October 1982: ABC, Culture Club, Shalamar and Survivor dominate the top twenty when the Pogues barrel out from the backstreets of King's Cross, a furious, pioneering mix of punk energy, traditional melodies and the powerfully poetic songwriting of Shane MacGowan.
Reviled by traditionalists for their frequently fast, often riotous interpretations of Irish folk songs, the Pogues rose from the sweaty chaos of backroom gigs in Camden pubs to world tours with the likes of Elvis Costello, U2 and Bob Dylan and had huge commercial success with everyone's favourite Christmas song, 'Fairytale of New York'.
Yet the exuberance of their live performances coupled with relentless touring spiralled into years of hard drinking and excess which eventually took their toll - most famously on Shane but also on the rest of the band - causing them to part ways seven years later.
Here their story is told with beauty, lyricism and great candour by James Fearnley, founding member and accordion player. He brings to life the youthful friendships, the bust-ups, the amazing gigs, the terrible gigs, the fantastic highs and the dramatic lows in a hugely compelling, humorous, moving and honest account of life in one of our most treasured and original bands.
©2012 James Fearnley (P)2015 Audible, Ltd
I've been wanting to know more about the Pogues and Shane MacGowan for a while now. The websites and wiki just didnt cover the detail that I wanted to know. To start, I didn't realize they weren't a fully Irish band... Anyhoo, I never expected to read a good story about the band that didn't focus 90% on Shane... To my happiness, James Fearnley's book is exactly what I wanted to read - it covered everyone equally. It also included a musicians perspective from someone who was there... It got 4 stars from me for telling a story I wanted to hear.
Now for the bad part. I couldn't wait to be finished.. I had the misfortune of listening to this as an audiobook narrated by James Fearnley himself. His Manchester accent was REALLY hard to get used to. I honestly thought he was faking it and pretending to read the book in the style of the over-the-top tour manager in Waynes World 2...But thats the way he speaks... What made it worse is his overuse of a thesaurus and paragraph long descriptions of EVERYTHING - It made the book borderline unbearable to listen at times... I've yelled at my audible player numerous times for him to just say "pick" instead of "plectrum", or using "capitulate" instead of "surrender". The only saving grace is that I picture when his bandmates Shane, Spider or Kait read this, they would rail into him about his boorishness...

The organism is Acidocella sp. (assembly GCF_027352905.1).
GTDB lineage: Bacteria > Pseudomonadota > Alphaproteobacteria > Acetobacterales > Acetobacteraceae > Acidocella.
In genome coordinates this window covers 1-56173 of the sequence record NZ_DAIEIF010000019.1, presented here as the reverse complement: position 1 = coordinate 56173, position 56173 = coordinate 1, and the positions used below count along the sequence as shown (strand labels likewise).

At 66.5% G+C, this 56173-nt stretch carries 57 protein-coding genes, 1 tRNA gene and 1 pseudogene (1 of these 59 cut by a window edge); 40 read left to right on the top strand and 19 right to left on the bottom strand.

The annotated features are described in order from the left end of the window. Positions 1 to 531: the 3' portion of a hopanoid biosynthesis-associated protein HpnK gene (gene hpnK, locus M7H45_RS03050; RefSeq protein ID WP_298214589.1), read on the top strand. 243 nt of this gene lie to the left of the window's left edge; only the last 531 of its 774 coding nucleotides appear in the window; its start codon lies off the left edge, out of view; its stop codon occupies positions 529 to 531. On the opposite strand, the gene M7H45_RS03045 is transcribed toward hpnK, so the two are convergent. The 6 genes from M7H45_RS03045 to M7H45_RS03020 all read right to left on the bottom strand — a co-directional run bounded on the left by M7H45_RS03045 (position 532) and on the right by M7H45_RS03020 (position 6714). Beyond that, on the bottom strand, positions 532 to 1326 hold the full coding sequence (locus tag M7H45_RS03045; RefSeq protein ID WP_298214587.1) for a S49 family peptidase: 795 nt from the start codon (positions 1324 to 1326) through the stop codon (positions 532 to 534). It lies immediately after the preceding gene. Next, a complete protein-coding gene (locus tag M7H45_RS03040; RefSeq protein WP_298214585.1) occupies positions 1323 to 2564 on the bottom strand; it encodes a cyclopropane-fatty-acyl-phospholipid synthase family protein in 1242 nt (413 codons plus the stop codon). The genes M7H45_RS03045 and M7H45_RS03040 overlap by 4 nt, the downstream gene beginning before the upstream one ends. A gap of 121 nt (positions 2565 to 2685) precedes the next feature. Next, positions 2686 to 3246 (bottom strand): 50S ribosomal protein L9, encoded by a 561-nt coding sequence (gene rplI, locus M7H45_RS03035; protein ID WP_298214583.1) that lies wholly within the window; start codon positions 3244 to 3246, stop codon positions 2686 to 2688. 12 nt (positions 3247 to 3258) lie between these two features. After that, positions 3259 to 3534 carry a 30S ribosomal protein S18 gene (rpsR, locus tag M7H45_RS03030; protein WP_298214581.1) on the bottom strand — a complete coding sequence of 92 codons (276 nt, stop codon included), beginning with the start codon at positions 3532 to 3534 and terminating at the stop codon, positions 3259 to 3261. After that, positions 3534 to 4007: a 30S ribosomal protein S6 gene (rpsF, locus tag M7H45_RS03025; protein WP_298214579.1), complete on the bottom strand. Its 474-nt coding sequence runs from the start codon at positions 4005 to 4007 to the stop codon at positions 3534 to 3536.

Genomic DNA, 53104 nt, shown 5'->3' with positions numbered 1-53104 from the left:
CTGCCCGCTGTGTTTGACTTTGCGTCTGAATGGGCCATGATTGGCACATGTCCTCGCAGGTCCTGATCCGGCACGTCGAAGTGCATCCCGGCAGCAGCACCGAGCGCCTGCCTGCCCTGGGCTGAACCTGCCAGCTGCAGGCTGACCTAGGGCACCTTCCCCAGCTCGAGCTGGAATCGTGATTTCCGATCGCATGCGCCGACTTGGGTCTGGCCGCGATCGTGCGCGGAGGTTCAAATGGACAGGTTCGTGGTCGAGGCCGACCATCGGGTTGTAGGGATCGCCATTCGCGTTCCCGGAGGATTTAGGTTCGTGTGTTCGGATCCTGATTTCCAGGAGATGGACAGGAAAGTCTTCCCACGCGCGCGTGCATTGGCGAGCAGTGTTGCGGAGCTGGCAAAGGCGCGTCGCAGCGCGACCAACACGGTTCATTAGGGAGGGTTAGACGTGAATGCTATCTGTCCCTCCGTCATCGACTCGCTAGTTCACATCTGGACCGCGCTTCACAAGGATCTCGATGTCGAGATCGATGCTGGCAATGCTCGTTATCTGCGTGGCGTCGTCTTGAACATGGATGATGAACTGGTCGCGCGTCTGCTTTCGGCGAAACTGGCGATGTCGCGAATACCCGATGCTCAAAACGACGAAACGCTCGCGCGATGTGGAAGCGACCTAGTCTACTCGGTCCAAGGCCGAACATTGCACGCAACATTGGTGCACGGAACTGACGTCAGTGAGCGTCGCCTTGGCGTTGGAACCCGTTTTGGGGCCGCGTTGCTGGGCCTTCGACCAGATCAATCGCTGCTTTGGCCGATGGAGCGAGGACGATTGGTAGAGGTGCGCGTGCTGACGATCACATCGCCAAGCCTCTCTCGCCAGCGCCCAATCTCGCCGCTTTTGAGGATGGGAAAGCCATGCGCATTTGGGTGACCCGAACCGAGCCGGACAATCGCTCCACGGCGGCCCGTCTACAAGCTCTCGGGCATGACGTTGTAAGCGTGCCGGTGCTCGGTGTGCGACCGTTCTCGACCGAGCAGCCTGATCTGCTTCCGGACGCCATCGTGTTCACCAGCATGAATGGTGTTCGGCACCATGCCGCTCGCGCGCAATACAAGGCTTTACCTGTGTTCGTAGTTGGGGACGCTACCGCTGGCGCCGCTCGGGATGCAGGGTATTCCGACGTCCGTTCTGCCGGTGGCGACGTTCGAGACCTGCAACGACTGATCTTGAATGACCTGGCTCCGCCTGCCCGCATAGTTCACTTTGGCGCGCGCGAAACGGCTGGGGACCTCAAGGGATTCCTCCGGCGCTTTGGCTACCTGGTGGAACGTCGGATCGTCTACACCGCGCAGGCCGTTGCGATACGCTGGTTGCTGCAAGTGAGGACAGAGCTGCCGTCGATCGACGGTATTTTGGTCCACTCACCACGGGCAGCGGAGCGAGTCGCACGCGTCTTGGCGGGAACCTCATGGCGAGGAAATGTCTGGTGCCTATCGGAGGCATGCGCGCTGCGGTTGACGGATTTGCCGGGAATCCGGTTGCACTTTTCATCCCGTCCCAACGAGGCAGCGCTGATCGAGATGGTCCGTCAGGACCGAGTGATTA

Before you decide to not read this book based on my review, just remember that I gave it 4 stars even tho I absolutely hated the pretentious way it was written and narrated. That is saying a lot... I am grateful to have read the book and heard the stories and history of the Pogues as a whole.
Everybody knows The Pogues are an amazingly interesting band, not only for their turbulent take on irish music but also for the charisma and drama of the members. It's probably very hard to write a bad book about a band like them. And indeed, James Fearnley wrote a very good book. However Fearnley's problem is not writing, but reading, which he doensn't do very well. As endearing as his Mancunian accent is, his voice would be a good treatment for insomnia if the random pauses in the middle of sentences weren't so incredibly annoying. Some chapters are better, but some feel like driving on a road full of potholes with the lights off. It's just (PAUSE) annoyng to listen to a (PAUSE) book where the narrator pauses randomly (PAUSE) in the middle of sentences for (PAUSE) no reason. You get the idea.
Except for the problems with the reading voice however, this book ranks well among the current crop of rock memoirs, such as Crissie Hynde's, Kim Gordon's and Peter Hook's.
The performance could have been better if Fearnley had a more exciting voice and didn't pause all the time between words that shouldn't have a pause in between them.
Not really, except maybe for a Shane MacGowan memoir.
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